15. Hail says: • Website
    @216

    the CA GOP should disaffiliate from the national GOP and call for Calexit.

    CalExit can mean a lot of things:

    Ideally, CA GOP should endorse (or be ready to endorse) a form of it whereby California is partitioned and some of the successor states are ‘readmitted’ to the United States. The successor states demographically-politically compatible with Middle America would be required to have state constitutions mandating tight migration controls and demographic integrity.

    Depending on how it develops, the nonwhite-supermajority California successor ‘states’ could either become independent entirely, or readmitted as non-state territories without voting rights to Congress or presidential electoral votes.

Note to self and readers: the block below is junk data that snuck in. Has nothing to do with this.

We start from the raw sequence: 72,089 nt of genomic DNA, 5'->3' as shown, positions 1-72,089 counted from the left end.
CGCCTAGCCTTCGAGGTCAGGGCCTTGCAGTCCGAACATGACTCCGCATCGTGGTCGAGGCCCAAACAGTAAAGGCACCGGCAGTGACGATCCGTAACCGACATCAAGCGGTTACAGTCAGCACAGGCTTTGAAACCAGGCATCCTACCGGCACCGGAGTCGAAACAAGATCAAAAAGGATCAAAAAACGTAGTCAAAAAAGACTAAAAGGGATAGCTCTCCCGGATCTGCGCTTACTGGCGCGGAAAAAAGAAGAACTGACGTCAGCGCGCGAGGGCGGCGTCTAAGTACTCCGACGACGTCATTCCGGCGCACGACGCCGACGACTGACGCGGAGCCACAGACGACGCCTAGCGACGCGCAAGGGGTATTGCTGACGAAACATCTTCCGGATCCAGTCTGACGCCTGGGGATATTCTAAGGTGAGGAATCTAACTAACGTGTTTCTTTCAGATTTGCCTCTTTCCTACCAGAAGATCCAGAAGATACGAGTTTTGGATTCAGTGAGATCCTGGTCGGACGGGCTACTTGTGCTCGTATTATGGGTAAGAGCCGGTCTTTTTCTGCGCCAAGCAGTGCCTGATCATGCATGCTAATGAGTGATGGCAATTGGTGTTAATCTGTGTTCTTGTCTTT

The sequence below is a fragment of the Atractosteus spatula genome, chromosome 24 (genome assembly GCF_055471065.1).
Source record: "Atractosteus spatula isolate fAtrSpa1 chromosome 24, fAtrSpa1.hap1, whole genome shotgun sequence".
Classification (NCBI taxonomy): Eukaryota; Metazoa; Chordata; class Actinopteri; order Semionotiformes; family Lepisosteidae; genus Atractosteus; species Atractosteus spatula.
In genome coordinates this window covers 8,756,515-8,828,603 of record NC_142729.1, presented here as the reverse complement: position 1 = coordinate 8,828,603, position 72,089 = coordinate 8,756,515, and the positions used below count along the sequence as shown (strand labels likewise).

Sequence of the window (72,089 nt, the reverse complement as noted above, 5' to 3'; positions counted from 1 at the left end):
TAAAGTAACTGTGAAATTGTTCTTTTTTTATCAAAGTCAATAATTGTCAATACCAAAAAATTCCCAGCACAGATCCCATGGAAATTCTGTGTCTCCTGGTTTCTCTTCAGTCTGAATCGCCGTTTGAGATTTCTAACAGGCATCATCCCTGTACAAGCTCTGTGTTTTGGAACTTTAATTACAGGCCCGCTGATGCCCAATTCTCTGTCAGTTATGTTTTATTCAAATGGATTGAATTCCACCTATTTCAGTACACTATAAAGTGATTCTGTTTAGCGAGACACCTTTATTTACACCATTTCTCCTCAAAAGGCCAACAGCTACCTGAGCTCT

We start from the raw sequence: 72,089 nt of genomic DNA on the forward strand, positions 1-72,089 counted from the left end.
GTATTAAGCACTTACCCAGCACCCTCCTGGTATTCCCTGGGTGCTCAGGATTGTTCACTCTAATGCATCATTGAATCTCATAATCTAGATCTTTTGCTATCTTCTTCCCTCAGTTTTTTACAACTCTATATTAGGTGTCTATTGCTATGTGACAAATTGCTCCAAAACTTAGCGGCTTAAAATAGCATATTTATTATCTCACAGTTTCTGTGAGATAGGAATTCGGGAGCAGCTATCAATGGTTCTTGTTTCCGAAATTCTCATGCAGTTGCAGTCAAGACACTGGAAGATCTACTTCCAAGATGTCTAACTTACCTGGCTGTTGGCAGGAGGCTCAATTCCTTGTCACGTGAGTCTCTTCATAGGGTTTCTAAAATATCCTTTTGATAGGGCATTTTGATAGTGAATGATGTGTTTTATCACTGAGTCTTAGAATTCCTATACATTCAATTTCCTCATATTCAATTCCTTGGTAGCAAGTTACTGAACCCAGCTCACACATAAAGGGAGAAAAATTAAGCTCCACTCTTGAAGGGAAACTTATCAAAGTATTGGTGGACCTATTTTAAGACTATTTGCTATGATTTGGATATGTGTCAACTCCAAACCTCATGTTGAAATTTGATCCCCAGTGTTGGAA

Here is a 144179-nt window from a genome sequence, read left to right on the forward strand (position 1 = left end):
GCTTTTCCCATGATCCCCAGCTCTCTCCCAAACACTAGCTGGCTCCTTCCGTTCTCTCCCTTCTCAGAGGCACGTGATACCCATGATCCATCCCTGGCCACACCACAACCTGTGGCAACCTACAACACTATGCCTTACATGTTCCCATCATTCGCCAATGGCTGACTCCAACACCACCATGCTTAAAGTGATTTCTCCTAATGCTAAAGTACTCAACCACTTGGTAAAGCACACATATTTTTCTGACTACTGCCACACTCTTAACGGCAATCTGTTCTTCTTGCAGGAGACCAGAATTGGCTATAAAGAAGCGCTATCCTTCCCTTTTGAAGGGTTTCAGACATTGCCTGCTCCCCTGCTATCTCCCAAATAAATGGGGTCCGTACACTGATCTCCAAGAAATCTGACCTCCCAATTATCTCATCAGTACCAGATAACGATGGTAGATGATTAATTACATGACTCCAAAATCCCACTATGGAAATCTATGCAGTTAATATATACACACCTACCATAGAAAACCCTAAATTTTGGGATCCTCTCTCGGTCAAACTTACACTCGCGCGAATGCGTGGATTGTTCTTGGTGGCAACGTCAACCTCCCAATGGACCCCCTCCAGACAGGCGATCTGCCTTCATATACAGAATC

See comment-35 in a previous thread:

    There should be a ready-to-go plan to divide CA into several entities in the event of a CalExit crisis, one or more of which would be released as independent and one or more reincorporated into the USA. Like Virginia was split in two during the Civil War combined with some India-Pakistan-1947-like population exchanges.

    There is still a lot of salvageable territory in California, and millions of people who would not be a demographic burden (as the majority of CA now is) […]

    it would be good to have such a “shovel ready” proposal on hand. We need institutions to argue our case, think tanks.

    • Agree: Audacious Epigone
  16. Leave the offbrand voters in California and New York, take the Kraut voters in the Great Lakes states.

    Leave the gun, take the cannoli.